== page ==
Research shows 'electric cars' will simply be called 'cars' by the end of the next decade.

More than two-thirds of British adults expect electric cars to become so 'normal' that they will simply be called 'cars' by 2030, new research has found.

A study of 2,000 UK adults found that 69 percent said they expected people to drop the word ‘electric’ from ‘electric cars’ over the next decade. The research, which was conducted by the Go Ultra Low campaign - a joint venture between the government and the automotive industry designed to increase the uptake of low-emission vehicles - revealed that drivers think increasing familiarity with the technology will help normalize the zero-emission cars.

Of the survey’s respondents, a third (33 percent) said they thought seeing family and friends drive electric vehicles (EVs) would help normalize the cars. Almost half (49 percent), however, said seeing more electric cars on the road would be among the biggest factors in changing consumer perceptions.

Electric Nissan Leaf charging in Newcastle Upon Tyne UK

However, the research also suggested there may be some work to do before consumers make the switch to ultra-low-emission transport. Almost half of the respondents (45 percent) said they thought improved charging infrastructure would be key to increasing uptake of EVs, while a quarter (25 percent) said they thought a wider variety of available models would make them more likely to go electric.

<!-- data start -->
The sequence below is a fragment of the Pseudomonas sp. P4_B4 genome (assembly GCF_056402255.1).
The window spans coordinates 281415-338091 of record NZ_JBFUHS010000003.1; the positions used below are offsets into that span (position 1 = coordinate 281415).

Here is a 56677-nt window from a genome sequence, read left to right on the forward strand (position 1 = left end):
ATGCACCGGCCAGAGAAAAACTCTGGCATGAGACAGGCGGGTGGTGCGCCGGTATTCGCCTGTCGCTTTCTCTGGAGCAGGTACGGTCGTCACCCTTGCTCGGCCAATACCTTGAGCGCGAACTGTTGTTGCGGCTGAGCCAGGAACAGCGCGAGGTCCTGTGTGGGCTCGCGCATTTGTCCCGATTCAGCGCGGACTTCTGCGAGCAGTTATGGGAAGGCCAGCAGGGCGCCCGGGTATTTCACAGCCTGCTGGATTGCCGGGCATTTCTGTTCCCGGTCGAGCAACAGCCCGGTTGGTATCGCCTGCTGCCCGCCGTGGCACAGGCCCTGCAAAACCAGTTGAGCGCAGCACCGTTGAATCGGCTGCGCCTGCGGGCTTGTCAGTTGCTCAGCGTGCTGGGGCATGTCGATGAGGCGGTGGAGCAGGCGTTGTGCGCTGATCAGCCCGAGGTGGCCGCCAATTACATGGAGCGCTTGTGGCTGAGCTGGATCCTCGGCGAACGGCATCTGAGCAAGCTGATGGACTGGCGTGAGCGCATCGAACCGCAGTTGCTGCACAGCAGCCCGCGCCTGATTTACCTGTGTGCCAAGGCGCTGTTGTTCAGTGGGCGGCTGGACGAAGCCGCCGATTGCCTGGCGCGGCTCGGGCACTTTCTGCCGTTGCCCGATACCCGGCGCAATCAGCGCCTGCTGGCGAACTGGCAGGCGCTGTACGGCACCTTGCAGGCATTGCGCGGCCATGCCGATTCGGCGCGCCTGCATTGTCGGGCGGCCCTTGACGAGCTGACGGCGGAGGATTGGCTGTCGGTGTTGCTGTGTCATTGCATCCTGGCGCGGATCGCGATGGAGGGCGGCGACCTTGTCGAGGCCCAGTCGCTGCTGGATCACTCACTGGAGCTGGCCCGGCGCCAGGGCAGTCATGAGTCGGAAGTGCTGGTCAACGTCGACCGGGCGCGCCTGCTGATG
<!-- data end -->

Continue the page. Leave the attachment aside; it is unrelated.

But Go Ultra Low suggested these issues may be down to misconceptions, rather than valid concerns. The study found the average Brit believes there are 15 EVs on the market, but Go Ultra Low says there are actually 24 fully electric or hydrogen-powered cars on sale, plus a further 27 plug-in hybrid cars. And the organization pointed out that the UK’s charging network is “constantly growing”, with more than 25,000 charge connectors currently provided at around 9,500 locations. Recent figures showed the number of British EV charge points has now outstripped the number of petrol stations in the UK.

InstaVolt new charging stations in use

Poppy Welch, the boss of Go Ultra Low, said the research showed consumers expect electric vehicles to become part of normal life over the coming years.

“When we look at the EV market, it is clear we’re on the way towards electric mobility becoming part of everyday life for UK motorists,” she said. “Electric cars are great to drive, can be very cheap to run and help improve local air quality. With prices moving closer to that of their petrol or diesel counterparts, an expanding chargepoint network and an increasing number of models available, there has never been a better time to consider an EV as your next car.”

Mini recharging in Belgrave Square London UK